of substantial change in predominant trait) the Hamilton-Jacobi equation with constraints that is the

main subject of this paper.

Whatadaptive dynamicsshouldweexpect? Howdoesthisdependon thetrade-oﬀ? Ifweassume

thatmuatationsarerare, wecanemploythemethodsoftheAdaptiveDynamicsreferencescitedabove

to answer these questions. This we do in Section 4. Focussing at ﬁrst on a monomorphic population

we introduce the invasion exponent, the selection gradient and the notion of mutual invasibility. Next

we embark on a search for singular points (i.e., points at which the selection gradient vanishes).

Singular points can be classiﬁed according to their attraction/repulsion properties with respect to the

adaptive dynamics. A key feature is that a singular point may be an attractor for monomorhisms, yet

a repellor for dimorphisms. Such a point is called a ”branching point”. We deduce conditions which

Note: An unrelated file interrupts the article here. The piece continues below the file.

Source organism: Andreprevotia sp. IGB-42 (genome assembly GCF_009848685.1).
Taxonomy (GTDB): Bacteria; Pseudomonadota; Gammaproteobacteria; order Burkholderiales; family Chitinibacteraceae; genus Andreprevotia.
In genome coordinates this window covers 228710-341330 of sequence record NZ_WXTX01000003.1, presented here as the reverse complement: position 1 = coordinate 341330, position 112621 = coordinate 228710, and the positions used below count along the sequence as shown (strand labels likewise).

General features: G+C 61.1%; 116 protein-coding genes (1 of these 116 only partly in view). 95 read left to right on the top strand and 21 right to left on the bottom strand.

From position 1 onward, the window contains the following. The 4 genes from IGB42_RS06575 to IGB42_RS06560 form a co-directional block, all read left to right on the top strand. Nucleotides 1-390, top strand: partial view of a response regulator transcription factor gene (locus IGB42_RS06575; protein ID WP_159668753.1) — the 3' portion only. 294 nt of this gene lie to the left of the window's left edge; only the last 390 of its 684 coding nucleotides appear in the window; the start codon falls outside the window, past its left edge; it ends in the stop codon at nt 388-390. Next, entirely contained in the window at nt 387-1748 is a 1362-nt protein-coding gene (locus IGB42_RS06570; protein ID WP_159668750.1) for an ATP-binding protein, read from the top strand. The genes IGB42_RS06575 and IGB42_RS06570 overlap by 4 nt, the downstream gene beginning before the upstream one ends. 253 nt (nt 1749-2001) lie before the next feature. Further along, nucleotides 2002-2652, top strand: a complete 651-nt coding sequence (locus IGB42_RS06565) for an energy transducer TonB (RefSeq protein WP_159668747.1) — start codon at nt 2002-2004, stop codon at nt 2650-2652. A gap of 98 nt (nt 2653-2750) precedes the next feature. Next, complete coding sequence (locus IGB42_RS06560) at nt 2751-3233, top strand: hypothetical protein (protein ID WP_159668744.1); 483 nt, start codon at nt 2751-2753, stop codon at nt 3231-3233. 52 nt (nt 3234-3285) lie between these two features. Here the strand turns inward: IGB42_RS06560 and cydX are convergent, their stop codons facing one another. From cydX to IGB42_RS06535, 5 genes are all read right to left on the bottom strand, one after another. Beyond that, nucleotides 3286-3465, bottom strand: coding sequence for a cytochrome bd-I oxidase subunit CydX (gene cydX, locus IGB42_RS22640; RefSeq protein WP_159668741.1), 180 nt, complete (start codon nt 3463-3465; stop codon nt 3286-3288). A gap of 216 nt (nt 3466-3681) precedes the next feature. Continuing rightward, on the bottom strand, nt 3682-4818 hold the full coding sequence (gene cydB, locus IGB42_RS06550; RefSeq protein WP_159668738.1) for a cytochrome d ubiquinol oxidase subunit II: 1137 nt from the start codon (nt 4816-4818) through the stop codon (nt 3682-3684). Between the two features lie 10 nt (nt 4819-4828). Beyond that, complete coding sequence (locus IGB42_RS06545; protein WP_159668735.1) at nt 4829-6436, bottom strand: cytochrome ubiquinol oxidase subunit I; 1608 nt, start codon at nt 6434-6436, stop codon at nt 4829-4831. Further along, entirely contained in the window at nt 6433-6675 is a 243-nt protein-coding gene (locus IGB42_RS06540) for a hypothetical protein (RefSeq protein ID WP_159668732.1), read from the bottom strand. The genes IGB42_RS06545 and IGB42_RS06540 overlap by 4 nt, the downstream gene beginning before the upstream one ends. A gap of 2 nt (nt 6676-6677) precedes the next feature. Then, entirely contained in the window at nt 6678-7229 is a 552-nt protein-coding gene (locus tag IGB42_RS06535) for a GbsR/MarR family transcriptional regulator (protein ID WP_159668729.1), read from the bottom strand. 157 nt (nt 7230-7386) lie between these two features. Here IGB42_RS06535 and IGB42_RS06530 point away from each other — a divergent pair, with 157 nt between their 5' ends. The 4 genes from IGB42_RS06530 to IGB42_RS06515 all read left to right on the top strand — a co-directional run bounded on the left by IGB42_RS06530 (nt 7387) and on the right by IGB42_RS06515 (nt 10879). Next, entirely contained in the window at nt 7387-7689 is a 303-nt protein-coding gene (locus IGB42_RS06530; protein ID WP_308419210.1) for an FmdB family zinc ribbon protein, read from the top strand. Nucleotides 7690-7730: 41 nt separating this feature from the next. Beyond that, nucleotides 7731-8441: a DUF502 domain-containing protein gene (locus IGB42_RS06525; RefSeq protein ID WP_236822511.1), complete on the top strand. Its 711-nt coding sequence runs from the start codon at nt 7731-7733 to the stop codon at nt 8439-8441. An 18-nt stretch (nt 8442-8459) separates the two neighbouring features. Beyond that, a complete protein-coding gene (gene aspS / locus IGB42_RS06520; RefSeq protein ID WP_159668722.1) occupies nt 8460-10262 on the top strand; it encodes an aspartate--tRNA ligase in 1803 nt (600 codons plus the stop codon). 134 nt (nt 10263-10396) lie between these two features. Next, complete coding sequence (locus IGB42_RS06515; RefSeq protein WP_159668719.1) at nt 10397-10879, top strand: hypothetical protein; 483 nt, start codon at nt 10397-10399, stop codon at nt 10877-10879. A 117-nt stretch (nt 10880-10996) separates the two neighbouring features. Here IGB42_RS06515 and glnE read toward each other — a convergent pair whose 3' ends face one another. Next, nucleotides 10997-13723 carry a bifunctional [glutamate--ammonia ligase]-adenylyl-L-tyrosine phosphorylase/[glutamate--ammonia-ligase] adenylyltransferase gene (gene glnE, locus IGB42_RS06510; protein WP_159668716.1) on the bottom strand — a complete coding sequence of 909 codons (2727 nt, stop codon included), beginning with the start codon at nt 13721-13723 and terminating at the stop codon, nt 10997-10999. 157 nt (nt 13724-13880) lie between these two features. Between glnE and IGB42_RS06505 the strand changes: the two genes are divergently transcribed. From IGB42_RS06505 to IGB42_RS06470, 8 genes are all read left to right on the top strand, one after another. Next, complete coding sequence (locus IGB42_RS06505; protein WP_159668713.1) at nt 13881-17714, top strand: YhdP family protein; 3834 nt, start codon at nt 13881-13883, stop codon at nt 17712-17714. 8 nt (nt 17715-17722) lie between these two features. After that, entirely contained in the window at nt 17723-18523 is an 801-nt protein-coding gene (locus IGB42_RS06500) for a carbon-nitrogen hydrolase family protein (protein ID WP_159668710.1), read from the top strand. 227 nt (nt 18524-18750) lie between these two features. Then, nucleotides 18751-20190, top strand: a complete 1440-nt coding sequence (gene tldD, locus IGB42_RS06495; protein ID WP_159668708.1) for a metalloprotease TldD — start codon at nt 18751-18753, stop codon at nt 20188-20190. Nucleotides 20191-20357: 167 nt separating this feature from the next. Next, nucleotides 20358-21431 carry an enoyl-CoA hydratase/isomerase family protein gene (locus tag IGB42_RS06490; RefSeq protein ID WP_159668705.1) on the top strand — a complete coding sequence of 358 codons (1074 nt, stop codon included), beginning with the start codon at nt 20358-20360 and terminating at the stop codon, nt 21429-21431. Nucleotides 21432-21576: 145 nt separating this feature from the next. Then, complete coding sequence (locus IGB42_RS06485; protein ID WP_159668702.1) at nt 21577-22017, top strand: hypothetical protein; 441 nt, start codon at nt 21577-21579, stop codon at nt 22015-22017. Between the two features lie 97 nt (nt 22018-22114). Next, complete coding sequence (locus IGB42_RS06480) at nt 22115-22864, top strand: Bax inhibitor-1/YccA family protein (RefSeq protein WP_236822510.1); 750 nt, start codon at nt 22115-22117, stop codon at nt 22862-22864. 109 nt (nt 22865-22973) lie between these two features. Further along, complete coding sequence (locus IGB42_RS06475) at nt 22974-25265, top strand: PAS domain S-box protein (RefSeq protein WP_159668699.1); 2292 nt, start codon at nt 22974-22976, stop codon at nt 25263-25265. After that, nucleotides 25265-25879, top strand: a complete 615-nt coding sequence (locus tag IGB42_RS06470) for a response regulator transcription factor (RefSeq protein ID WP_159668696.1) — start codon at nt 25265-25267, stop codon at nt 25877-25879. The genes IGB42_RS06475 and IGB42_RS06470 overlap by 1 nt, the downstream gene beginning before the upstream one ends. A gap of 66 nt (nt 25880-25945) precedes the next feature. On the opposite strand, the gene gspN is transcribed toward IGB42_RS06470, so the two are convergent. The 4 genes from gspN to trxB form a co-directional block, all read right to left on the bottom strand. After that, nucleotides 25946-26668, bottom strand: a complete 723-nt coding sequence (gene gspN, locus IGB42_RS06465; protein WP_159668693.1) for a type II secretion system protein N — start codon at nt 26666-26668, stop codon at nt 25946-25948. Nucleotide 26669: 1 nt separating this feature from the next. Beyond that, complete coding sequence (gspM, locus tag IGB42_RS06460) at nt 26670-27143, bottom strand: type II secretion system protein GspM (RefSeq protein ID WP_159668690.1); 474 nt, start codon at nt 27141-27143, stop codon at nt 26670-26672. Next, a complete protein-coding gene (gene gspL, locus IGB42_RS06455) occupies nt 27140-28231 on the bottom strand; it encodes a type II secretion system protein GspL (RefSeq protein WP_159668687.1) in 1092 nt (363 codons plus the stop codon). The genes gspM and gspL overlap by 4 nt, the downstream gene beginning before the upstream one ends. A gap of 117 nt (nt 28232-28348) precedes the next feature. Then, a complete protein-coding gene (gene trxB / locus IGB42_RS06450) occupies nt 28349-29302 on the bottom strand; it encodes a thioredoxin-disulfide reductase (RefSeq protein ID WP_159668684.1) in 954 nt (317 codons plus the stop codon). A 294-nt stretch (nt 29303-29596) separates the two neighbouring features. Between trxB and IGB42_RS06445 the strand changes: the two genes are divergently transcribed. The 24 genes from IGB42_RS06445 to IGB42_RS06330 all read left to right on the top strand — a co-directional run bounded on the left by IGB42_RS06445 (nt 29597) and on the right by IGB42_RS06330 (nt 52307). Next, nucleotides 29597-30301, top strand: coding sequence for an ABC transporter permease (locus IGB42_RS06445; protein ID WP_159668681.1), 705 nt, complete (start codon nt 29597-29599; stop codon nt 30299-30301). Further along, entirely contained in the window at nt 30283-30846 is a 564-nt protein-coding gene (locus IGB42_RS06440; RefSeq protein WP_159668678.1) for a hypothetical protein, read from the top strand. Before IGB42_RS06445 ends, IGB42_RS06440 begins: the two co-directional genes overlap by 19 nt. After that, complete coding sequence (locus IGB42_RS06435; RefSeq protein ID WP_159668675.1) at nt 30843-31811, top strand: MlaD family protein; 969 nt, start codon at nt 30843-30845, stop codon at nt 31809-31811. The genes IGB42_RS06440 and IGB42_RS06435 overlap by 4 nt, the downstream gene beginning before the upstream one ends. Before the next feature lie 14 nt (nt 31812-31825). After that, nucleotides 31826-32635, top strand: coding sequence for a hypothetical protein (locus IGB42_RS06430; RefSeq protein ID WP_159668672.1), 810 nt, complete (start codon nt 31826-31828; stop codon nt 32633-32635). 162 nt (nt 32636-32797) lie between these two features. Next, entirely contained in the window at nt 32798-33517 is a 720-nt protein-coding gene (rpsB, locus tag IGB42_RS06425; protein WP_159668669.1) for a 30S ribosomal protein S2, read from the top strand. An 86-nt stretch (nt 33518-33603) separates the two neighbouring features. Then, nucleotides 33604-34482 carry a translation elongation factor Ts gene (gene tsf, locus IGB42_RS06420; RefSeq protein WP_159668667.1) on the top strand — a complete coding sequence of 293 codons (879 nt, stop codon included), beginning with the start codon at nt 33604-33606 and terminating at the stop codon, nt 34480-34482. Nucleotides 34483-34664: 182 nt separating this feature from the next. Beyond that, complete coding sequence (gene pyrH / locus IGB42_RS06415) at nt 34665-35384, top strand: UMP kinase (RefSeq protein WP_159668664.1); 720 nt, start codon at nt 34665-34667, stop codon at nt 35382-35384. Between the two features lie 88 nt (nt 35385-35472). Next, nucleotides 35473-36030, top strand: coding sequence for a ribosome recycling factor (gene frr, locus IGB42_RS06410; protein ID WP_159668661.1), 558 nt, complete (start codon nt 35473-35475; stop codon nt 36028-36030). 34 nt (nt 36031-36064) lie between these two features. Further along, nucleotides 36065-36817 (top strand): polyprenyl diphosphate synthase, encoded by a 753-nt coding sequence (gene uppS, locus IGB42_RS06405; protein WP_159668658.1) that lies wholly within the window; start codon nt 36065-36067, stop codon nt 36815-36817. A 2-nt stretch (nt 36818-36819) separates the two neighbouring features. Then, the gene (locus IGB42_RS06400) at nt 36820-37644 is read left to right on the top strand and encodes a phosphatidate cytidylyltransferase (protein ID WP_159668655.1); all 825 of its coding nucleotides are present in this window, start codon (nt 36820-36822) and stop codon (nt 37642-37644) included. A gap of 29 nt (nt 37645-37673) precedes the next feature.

guarantee that the utmost generalist traitx=1/2 corresponds to a branching point. We also present

a graphical method, due to [25], for analysing the adaptive dynamics of dimorphisms, including a

characterization of the pair of points at which evolution will come to a halt. As in the context of

our example plurimorphisms involving more than two points are impossible, our results give a rather

complete qualitative picture ofthe adaptive dynamicsin dependenceon qualitative (and quantitative)

features of the trade-oﬀ. Additional quantitative information about the speed of adaptive movement

2is embodied in the canonical equation which, much as the Hamilton-Jacobi equation, describes trait

change on a very long time scale when mutations are, by assumption, very small.

Section 5 deals with the numerical implementation of the Hamilton-Jacobi equation. To test its